Arcosanti Rings a Bell

Desert Laboratory of Architect Paolo Soleri

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Architecture
By: Charles Giuliano - 10/22/2014
In 1946, with a degree in architecture, Paolo Soleri started a year and a half fellowship with Frank Lloyd Wright. Returning to Italy in 1950 by 1956 he and his wife Colly established a home, foundation and bell making studio Acosanti near Scottsdale Arizona. In 1970 he founded Arcosanti some 70 miles from Phoenix as a laboratory for his radical urban designs. The plan was for a community of 5,000. Only a fraction was built before his death in 2013.


Ether Dome: Medical Miracle At Huntington

Surgical Anesthetic Discovery As Gripping Narrative History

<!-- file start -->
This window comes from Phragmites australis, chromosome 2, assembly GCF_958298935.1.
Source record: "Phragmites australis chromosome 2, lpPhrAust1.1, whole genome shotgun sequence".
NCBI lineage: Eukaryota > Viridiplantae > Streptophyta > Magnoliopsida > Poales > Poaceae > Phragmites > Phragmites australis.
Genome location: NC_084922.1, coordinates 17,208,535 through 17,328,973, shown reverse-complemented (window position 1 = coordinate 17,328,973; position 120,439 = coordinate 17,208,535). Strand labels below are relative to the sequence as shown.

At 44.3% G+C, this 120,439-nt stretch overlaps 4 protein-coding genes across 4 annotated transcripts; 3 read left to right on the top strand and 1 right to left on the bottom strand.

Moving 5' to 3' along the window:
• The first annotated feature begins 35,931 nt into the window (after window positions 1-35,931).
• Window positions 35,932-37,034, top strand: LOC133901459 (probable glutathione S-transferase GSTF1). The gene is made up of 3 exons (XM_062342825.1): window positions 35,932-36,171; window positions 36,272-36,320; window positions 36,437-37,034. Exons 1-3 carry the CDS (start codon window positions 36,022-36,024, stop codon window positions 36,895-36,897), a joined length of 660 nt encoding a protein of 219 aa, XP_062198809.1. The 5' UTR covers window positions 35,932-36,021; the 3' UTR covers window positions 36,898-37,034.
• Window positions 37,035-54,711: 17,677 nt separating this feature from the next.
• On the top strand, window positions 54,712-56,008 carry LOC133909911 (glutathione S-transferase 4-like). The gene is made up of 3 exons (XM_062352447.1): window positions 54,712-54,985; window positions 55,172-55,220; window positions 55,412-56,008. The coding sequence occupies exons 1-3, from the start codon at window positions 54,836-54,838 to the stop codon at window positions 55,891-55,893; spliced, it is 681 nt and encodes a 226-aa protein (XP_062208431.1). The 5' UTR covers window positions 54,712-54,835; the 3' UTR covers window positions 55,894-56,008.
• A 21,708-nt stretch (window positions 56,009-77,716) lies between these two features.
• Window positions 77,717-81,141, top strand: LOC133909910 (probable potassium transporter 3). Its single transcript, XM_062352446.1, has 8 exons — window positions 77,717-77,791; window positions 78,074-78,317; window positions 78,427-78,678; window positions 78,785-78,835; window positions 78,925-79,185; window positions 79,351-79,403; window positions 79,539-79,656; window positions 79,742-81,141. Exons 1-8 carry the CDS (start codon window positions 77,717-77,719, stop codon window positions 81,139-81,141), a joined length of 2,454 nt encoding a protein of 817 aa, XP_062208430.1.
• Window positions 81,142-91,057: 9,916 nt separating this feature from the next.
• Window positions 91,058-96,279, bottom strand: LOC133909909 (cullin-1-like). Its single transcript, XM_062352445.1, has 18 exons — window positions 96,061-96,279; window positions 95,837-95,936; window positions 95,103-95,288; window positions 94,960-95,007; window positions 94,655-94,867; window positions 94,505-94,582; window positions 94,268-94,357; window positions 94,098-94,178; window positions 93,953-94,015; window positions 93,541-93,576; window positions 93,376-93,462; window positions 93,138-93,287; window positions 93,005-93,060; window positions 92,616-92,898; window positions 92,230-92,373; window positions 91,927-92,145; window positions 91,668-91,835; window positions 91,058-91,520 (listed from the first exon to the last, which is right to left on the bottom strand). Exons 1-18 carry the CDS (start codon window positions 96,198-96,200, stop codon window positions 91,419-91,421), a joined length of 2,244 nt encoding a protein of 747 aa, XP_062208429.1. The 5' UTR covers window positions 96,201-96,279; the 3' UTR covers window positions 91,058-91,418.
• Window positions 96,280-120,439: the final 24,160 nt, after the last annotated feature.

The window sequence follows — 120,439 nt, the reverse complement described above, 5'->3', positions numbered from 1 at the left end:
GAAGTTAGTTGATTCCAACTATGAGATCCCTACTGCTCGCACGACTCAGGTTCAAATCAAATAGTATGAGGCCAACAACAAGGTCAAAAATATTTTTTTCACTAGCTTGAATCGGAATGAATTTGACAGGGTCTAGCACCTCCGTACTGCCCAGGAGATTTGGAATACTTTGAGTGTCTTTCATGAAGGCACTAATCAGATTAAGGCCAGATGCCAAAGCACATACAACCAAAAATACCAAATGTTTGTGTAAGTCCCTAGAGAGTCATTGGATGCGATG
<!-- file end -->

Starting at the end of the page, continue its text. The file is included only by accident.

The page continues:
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Theatre
By: Mark Favermann - 10/23/2014
This clever production tells the story of the search for a new treatment promising to end pain as it pits a doctor and his student in an epic battle between altruism and ambition, ego and empathy. Based on the true story of the discovery of ether as an anesthetic in 1846, it is set in Boston's Massachusetts General Hospital. This new play explores the horror of pain, the sweetness of relief, and the very modern notion of the hysteria that erupts when healthcare becomes big business.


Smashing

Rejecting a Gift

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Word
By: Charles Giuliano - 10/24/2014
We never quite turn out as planned. A turning point came in a shocking encounter with the conceptual, collage and film artist Bruce Conner.


Double Rhythm Writings about Painting

Jean Helion Collected with an Introduction by Deborah Rosenthal

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Fine Arts
By: Martin Mugar - 10/27/2014